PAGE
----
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Swiss Med Wkly. 2007 Mar 10;137(9-10):151-6.

Posttraumatic stress disorder in a Swiss offender population.

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  • 1Psychiatric-Psychological Service, Zurich Department of Justice, Zurich, Switzerland.



Various studies have repeatedly shown an increased prevalence for Posttraumatic Stress Disorder (PTSD) in delinquents when compared with the general population. Lifetime prevalence varies between 33% and 36%, and point prevalence between 17% and 21%. The aim of this study was to examine whether these findings are applicable to offenders detained in Switzerland.


The sample consisted of 86 offenders. In order to control for over-reporting of traumatic life events three sub-samples (remand, sentenced/inpatient and sentenced/outpatient) administered by the Office of Corrections of the Canton of Zurich were examined. PTSD was diagnosed using the Posttraumatic Diagnostic Scale (PDS), a self-rating instrument for diagnosing PTSD according to the Diagnostic and Statistical Manual of Mental Disorders, Version IV (DSM-IV).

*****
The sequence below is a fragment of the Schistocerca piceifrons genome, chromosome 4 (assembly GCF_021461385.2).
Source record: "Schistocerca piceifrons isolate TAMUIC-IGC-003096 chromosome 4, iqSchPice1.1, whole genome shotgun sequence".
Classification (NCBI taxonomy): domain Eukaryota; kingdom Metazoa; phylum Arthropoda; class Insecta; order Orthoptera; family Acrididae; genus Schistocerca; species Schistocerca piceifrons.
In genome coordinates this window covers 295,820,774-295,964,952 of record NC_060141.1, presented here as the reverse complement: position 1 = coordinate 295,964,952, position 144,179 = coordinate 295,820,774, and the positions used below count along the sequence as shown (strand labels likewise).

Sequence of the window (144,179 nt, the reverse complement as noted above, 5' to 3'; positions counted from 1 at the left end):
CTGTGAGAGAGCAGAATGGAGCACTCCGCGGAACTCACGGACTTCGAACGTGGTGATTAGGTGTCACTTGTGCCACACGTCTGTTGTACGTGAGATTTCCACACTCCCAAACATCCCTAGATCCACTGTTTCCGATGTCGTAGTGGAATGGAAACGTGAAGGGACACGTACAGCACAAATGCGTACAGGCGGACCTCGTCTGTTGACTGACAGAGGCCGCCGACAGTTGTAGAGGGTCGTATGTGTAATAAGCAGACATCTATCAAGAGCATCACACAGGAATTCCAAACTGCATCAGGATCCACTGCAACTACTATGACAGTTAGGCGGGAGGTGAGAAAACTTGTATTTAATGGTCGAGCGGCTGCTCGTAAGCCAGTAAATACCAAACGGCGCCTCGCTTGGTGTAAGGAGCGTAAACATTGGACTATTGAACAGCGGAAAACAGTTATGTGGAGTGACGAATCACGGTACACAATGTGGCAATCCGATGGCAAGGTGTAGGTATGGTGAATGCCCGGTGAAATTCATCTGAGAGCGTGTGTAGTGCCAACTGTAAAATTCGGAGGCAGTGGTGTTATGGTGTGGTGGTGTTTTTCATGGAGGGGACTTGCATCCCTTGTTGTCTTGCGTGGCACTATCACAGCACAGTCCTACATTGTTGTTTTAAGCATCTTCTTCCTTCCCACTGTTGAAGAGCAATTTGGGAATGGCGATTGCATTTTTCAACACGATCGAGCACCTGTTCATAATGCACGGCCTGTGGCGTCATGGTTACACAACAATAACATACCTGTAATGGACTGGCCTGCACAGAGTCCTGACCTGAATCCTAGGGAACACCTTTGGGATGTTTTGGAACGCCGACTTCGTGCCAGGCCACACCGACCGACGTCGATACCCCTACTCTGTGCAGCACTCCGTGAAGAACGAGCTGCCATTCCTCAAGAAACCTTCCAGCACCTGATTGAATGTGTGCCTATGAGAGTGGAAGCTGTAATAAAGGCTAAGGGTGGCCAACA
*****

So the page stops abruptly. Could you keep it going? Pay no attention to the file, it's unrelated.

Point prevalence of PTSD was conservatively estimated at 27%. The three sub-samples did not differ in the prevalence of PTSD when adjusted for potential demographic differences. Seventy-five percent of the subjects had experienced at least one traumatic event that matched the criteria for a traumatic event according to the DSMIV. The Median number of traumatising life events according to the PDS was four in the examined sample.


In this sample of male prisoners in Switzerland the prevalence of current PTSD was comparable to other international studies. The limitations and implications of these findings were discussed.

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